Evolution of multicellularity
The evolution of multicellular organisms from unicellular ancestors was critical to the evolution of large, complex organisms. While multicellularity has evolved more than 25 times independently during the last 3.5 billion years on Earth, the first steps in this transition remain poorly understood. In our lab, we use experiments and theory to understand:
- Under what conditions does multicellularity evolve?
- How do dumb clumps of cells evolve into bonafide multicellular organisms, complete with developmentally-regulated life cycles, cellular differentiation, and behaviors that break ancestral trade-offs?
- What are the biophysical limitations faced by early multicellular organisms, and how are they solved?
- How do early multicellular life cycles arise, and what are their ecological and evolutionary consequences?
- How do cells evolve into mutually-interdependent parts of a multicellular organism? What prevents multicellular organisms from reverting back to unicellularity?
Our main model system is “snowflake yeast”, which we originally obtained from a unicellular genotype of Baker’s yeast (strain Y55) simply by selecting for rapid sedimentation through liquid media.
Snowflake yeast have an emergent multicellular life cycle, in which daughter cells fail to separate from their mothers, resulting in the growth of branched groups. These groups grow, until strain resulting from cell division severs a cell-cell connection, resulting in the release of a propagule. It turns out that novel multicellular traits, like size at reproduction, emerge from mutations affecting cell-level traits, and are highly heritable. Across generations of growth and selection for larger size, snowflake yeast evolve.
We are currently running a Lenski-inspired Multicellularity Long Term Evolution Experiment (MuLTEE), which we hope will continue for at least the next 25 years. So far, we have currently put snowflake yeast through >1,000 rounds (~5000 generations) of selection for larger group size, evolving multicellular yeast that are ~20,000 times larger than their ancestor. These individual snowflake yeast remain clonal and are visible to the naked eye (larger than fruit flies). They have accomplished this feat through sustained biophysical adaptation, evolving far more elongated cells that ‘entangle’, increasing their mechanical toughness by over 10,000-fold. Individual snowflake yeast evolve from being weaker than gelatin, to as strong and tough as wood. You can read more about this work here. In this system, we are investigating the genomic causes and consequences of multicellular evolution, the origin of multicellular development, emergent fluid flows, and are examining how multicellularity becomes entrenched, preventing reversion (see current projects).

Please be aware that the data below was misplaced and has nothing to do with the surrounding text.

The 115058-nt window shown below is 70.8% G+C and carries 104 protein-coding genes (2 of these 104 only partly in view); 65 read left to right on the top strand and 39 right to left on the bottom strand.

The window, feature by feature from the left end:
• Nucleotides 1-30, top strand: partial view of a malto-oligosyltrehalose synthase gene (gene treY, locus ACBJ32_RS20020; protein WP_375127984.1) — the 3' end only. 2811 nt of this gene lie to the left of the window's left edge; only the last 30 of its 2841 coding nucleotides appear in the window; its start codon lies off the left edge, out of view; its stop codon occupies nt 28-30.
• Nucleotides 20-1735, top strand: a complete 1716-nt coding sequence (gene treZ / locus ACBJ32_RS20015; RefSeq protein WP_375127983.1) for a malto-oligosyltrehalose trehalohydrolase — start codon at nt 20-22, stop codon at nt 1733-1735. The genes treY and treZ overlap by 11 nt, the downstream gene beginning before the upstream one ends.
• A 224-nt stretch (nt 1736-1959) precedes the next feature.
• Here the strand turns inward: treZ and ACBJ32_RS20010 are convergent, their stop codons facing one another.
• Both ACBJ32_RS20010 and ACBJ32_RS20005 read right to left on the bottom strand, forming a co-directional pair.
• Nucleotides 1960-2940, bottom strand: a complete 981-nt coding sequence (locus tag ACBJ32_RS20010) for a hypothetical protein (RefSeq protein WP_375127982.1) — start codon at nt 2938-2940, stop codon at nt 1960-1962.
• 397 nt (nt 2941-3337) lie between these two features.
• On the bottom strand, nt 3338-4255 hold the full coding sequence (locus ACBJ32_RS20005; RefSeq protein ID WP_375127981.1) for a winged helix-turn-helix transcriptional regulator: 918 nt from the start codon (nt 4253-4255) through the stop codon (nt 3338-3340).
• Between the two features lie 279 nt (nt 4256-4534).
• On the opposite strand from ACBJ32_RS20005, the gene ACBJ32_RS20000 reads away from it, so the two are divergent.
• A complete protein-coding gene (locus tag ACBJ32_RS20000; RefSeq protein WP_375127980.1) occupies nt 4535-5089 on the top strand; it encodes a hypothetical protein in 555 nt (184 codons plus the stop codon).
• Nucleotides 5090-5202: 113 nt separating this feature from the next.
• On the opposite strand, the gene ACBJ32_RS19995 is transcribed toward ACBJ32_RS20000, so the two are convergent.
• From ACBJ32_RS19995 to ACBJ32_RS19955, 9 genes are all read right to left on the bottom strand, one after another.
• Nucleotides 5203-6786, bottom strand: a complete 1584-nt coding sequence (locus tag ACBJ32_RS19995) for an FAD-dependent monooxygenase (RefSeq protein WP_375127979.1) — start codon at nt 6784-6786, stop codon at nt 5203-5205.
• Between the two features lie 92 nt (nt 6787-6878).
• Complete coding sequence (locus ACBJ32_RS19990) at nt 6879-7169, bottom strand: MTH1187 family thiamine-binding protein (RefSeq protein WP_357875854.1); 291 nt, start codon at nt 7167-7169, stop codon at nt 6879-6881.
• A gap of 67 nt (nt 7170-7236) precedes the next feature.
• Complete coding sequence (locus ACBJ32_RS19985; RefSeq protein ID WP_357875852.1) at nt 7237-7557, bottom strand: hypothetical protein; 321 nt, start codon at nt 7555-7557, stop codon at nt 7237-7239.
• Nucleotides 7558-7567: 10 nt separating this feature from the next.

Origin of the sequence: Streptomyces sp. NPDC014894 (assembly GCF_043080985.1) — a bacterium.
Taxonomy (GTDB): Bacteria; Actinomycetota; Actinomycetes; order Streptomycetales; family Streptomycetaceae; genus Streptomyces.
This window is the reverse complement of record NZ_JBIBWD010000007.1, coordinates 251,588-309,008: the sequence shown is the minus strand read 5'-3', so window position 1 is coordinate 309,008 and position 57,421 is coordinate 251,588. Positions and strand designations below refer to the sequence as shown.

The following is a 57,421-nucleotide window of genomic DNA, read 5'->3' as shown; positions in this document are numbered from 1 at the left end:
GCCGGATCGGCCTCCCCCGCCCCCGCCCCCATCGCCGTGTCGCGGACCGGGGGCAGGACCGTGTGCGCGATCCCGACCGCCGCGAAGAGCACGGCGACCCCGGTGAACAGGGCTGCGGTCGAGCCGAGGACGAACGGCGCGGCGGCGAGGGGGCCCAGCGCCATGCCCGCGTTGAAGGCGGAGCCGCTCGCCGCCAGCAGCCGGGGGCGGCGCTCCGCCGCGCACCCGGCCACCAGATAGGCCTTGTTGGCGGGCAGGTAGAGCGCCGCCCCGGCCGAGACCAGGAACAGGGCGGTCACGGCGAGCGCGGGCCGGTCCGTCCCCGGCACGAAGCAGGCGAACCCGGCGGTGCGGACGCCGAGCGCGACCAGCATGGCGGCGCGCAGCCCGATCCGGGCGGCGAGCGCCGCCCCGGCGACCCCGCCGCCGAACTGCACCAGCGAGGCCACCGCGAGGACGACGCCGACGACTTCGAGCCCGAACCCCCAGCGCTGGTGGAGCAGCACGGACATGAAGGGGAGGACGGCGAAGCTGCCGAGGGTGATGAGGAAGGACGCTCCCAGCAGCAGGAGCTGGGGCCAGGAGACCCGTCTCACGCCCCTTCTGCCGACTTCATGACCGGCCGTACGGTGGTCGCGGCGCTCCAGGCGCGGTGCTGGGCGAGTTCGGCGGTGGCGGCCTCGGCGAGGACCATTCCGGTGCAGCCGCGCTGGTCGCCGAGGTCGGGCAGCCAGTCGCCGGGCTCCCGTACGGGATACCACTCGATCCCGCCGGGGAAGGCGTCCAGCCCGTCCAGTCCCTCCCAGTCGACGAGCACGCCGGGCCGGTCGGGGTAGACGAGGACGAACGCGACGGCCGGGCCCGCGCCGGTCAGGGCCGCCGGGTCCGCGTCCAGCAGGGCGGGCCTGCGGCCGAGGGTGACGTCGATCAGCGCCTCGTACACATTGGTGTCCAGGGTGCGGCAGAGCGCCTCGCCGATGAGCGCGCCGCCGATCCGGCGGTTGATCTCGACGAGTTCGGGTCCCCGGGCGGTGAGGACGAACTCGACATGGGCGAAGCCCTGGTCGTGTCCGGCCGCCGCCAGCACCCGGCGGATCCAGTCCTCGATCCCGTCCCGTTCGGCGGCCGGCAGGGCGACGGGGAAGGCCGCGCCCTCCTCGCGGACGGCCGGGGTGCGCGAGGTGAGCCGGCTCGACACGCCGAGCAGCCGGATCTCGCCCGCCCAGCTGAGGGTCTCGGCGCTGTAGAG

Spatial dynamics of microbial cooperation and conflict
Multicellularity is just an extreme form of social evolution, which we are also quite interested in. Specifically, we study the role of spatial structure in microbial social evolution. The bacterium Vibrio cholerae forms surface-attached biofilms, which it fiercely defends with a ballistic weapon called the Type 6 Secretory System (T6SS) that kills competitors but not clonemates. We showed that this kind of preferential killing strongly drives a spatial phase transition, separating well mixed competitors into clonal domains. Interestingly, by creating strong clonal assortment, this antagonism is a powerful driver of within-strain cooperation. We also showed that cholera can acquire new T6SS alleles through horizontal gene transfer, which is adaptive when the efficacy of current weapons against future competitors is uncertain.
We are interested in how multicellular life cycles emerge and evolve, leading to the evolution of higher-order heritability. Additionally, we are interested in general aspects of evolutionary theory, in particular bet-hedging and the evolution in unpredictable environments.
We are extremely grateful to the National Science Foundation (DEB and IOS), the National Institutes of Health, NASA Exobiology, the Human Frontier Science Program, the Packard Foundation, the Keck Foundation and the Simons Foundation for supporting our research!